1. That’s why your the pastor and I’m not – ha. Your point is taken and well-received. I’m with you that we got saved, are being saved, and will be saved. However, my ministry is first and foremost to those who haven’t heard and I have a hard time stomaching the ones that rubbed God in my face for a few decades (3 X a week) yet never introduced me to Him. I am thankful that good folks like you can be patient with them because, yes, they need Jesus, too. Love ya, buddy. Keep up the good news!

          1. “…the ones that rubbed God in my face for a few decades (3 X a week) yet never introduced me to Him.”

            Wow! Beautifully expressed of a situation I lived all my more youthful years. PTL! o/ He sent His messengers with a great big key to the jail door, allowing me out into freedom and one on one with Him! YEAH for you, others that finally we introduced to Jesus, AND for me too. 🙂

  3. “God is bigger than our labels or agendas. He transcends our politics and skin color. And that at the core this God is love.”

    This question was asked in a singles class several years ago; “What would a person look like as a good candidate for membership in this class?”
    After several answers of ‘same interests as we have, looks like us, good level of education, etc.’ a questions was asked to answer the question, “Who wouldn’t be a good candidate for membership in this class?”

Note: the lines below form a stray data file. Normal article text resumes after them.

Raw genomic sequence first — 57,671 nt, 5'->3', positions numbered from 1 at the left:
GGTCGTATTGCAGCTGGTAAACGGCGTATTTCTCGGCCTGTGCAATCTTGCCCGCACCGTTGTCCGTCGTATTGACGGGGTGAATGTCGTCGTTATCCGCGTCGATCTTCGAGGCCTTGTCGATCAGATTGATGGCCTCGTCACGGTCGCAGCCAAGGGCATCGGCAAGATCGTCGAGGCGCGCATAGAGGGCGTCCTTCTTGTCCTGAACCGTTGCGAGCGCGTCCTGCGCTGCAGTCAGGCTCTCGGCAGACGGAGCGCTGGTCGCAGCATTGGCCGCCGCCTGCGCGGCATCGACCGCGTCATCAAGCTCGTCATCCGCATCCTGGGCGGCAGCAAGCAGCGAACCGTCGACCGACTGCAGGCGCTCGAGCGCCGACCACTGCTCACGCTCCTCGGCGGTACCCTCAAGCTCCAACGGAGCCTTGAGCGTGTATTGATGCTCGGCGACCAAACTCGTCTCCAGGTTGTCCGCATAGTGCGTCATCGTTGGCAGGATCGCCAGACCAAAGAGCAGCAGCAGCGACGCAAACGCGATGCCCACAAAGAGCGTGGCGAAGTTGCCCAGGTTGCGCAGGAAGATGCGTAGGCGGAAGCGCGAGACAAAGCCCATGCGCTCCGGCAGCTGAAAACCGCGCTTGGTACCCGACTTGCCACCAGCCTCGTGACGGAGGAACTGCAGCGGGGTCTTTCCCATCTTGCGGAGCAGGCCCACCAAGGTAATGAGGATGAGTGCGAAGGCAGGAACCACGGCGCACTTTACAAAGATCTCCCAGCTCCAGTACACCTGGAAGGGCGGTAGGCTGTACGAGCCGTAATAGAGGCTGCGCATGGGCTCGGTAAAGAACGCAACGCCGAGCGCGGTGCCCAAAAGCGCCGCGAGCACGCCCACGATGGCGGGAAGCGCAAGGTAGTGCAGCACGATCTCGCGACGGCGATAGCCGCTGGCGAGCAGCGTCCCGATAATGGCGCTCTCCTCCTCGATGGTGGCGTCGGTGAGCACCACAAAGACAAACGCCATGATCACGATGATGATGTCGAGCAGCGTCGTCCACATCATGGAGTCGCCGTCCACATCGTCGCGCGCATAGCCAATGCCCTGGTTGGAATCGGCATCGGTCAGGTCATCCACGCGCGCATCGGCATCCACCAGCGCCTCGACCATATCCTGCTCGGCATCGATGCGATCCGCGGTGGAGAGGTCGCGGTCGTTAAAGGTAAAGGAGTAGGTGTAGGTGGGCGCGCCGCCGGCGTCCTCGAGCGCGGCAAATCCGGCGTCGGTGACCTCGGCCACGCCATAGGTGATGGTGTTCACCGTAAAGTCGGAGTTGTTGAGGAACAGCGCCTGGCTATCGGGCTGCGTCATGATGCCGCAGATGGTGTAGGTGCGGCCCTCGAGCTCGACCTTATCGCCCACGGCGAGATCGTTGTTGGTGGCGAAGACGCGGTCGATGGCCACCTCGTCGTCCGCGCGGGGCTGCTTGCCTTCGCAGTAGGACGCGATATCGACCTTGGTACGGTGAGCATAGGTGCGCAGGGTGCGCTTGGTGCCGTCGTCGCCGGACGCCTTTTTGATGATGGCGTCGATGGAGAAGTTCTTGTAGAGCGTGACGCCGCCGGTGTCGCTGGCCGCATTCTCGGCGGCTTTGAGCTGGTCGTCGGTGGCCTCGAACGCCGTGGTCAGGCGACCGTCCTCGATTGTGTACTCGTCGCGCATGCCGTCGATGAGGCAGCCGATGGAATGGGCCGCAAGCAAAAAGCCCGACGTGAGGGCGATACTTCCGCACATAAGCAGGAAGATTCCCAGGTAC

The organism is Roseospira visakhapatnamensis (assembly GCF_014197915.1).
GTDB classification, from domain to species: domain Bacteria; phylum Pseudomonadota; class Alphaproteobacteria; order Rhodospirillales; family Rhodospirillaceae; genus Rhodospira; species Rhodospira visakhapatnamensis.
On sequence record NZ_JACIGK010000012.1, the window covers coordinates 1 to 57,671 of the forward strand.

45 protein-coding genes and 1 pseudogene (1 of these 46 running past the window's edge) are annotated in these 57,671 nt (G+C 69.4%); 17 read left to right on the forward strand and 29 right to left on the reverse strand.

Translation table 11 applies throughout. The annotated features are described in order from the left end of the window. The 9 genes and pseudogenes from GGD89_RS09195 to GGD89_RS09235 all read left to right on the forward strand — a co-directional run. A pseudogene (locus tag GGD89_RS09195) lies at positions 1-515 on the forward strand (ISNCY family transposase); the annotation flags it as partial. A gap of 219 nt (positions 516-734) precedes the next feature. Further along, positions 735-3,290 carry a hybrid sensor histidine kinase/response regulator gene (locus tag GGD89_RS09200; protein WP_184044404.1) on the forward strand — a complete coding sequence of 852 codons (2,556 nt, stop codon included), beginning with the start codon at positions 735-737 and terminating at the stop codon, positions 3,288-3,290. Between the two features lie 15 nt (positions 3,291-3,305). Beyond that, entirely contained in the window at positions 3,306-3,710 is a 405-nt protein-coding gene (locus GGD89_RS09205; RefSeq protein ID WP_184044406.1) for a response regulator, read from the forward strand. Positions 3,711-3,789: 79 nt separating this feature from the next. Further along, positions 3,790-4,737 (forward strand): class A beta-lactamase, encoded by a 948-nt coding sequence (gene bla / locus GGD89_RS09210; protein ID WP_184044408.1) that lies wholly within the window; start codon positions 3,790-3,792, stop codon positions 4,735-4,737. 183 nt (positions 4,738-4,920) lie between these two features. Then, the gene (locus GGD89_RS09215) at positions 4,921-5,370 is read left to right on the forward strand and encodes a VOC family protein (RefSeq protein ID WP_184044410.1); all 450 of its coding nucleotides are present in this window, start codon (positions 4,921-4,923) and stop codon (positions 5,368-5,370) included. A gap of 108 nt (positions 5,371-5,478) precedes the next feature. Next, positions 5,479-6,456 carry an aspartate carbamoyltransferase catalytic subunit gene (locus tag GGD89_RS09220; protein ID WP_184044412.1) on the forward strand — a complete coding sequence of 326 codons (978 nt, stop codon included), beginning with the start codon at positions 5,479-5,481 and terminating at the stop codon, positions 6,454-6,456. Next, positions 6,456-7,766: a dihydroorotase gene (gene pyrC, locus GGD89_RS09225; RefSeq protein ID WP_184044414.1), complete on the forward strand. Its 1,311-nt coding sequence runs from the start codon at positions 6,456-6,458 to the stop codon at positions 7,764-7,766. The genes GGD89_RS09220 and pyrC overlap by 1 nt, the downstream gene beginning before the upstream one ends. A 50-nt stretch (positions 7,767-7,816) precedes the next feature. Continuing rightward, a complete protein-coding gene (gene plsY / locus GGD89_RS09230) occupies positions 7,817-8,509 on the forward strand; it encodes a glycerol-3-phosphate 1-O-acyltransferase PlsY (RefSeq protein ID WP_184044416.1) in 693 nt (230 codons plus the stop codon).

Possibly a bit off the subject, but I would like to hope that one day in the near future we will be taught from pulpits that, for instance, those “that struggle with same sex attraction” and I’d add, those that are in a same sex relationship are not committing the unforgettable sin – God has an answer for them too, His love covers them too – He offers His love and redemption to them too. I would hope we would be given tools to overcome the negative expressions against them, replacing them with positive output to accompany God’s offer of Himself to them, much like you did so brilliantly about how we tnik about our ‘stuff!’
    . Our witness to the world doesn’t seem to offer a particularly positive image of a God of love when our bias and bigotry is expressed against those that live differently than we do..I would beg help from our teachers, preachers, pastors to accomplish a heart change against those that are different from ‘us’, in specific circumstances, rather than general ‘God loves everyone.’ We need specific situations addressed, truly in my humble opinion.
    I so appreciate you, Jonathan and your passionate teaching.

    1. That’s convicting, about your classes realization, Mrs. Kathy. You’re right, I think the primary way that people will know what we feel about God is going to come out in how we treat other people, specifically those who are different than us, or that we disagree with.

      Thanks for the encouragement Mrs. Kathy!